Kia is looking at introducing diesel engines to America as part of its long-term plan to continue growing by entering new segments.
The arrival of the K900, a Mercedes S-Class-sized luxury saloon, in the US in February and the launch of the company's first commercially available all-electric car, the Soul EV, towards the end of this year are two pointers as to how Kia is expanding its range to appeal to new customers.
And the company now sees potential for diesel in the traditionally hostile US market - although not for another three or four years.
"The problem right now is that there are different emissions standards in Europe and the US, which means we would be faced with different after-treatments, and that makes it very expensive," says Orth Hedrick, the vice-president of product planning for Kia Motors America.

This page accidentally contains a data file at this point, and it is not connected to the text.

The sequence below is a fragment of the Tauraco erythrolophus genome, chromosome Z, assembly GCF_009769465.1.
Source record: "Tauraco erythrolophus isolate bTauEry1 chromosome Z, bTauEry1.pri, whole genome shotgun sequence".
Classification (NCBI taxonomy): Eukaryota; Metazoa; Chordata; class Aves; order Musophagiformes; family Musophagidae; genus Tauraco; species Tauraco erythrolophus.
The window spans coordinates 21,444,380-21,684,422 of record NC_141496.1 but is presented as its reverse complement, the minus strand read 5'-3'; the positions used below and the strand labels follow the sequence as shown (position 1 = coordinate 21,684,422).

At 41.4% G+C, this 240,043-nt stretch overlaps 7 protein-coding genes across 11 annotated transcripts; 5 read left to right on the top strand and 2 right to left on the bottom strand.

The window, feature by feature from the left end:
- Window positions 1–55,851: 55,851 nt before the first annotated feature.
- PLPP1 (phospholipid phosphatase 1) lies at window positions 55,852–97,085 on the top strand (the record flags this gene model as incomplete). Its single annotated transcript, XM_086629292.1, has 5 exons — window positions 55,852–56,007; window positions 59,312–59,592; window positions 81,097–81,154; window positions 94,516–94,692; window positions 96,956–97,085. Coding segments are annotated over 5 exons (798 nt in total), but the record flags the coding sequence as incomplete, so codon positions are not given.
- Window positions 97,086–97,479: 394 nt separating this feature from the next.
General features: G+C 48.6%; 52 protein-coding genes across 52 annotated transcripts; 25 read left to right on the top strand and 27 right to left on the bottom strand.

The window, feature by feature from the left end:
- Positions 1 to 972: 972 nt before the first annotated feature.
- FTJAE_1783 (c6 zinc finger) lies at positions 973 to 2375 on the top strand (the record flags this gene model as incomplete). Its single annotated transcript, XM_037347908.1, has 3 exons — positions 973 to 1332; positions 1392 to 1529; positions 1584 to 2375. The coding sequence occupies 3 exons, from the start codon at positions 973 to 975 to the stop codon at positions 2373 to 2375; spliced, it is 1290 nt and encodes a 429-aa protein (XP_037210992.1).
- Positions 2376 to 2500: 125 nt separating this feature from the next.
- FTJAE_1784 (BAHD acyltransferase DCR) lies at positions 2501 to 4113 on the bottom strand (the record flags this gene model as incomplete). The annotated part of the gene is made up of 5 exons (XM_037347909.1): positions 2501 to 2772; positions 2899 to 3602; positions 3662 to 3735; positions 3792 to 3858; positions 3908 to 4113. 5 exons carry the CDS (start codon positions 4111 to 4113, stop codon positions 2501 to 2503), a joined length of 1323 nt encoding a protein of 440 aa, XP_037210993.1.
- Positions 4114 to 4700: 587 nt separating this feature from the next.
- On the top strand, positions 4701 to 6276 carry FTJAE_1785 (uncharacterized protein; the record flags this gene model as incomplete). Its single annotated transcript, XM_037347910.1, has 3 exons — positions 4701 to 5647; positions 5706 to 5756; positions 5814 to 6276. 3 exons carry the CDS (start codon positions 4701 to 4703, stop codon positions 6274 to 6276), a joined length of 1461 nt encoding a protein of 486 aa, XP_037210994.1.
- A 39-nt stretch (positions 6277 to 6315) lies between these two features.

"But with EU6 in 2017-18 there would be the same standards in both Europe and the US, and that gives us a better chance." Hedrick insists that no decision has been taken, but is encouraged by the progress German manufacturers are making at converting Americans to diesel - even if they are offering dealers and buyers support to do so.
The US has now overtaken Kia's domestic market, Korea, as the brand's top-selling region, and is by far its most profitable sales area because of the upmarket models which dominate. Kia sold more than 500,000 cars in the US in 2013, including 100,000 Sorento SUVs and a similar number of Optima saloons, both of which are produced locally.
The company enjoyed its best-ever half-year in the US between January and June 2014, with 297,500 sales, including a record month in May, when it sold 60,000 cars.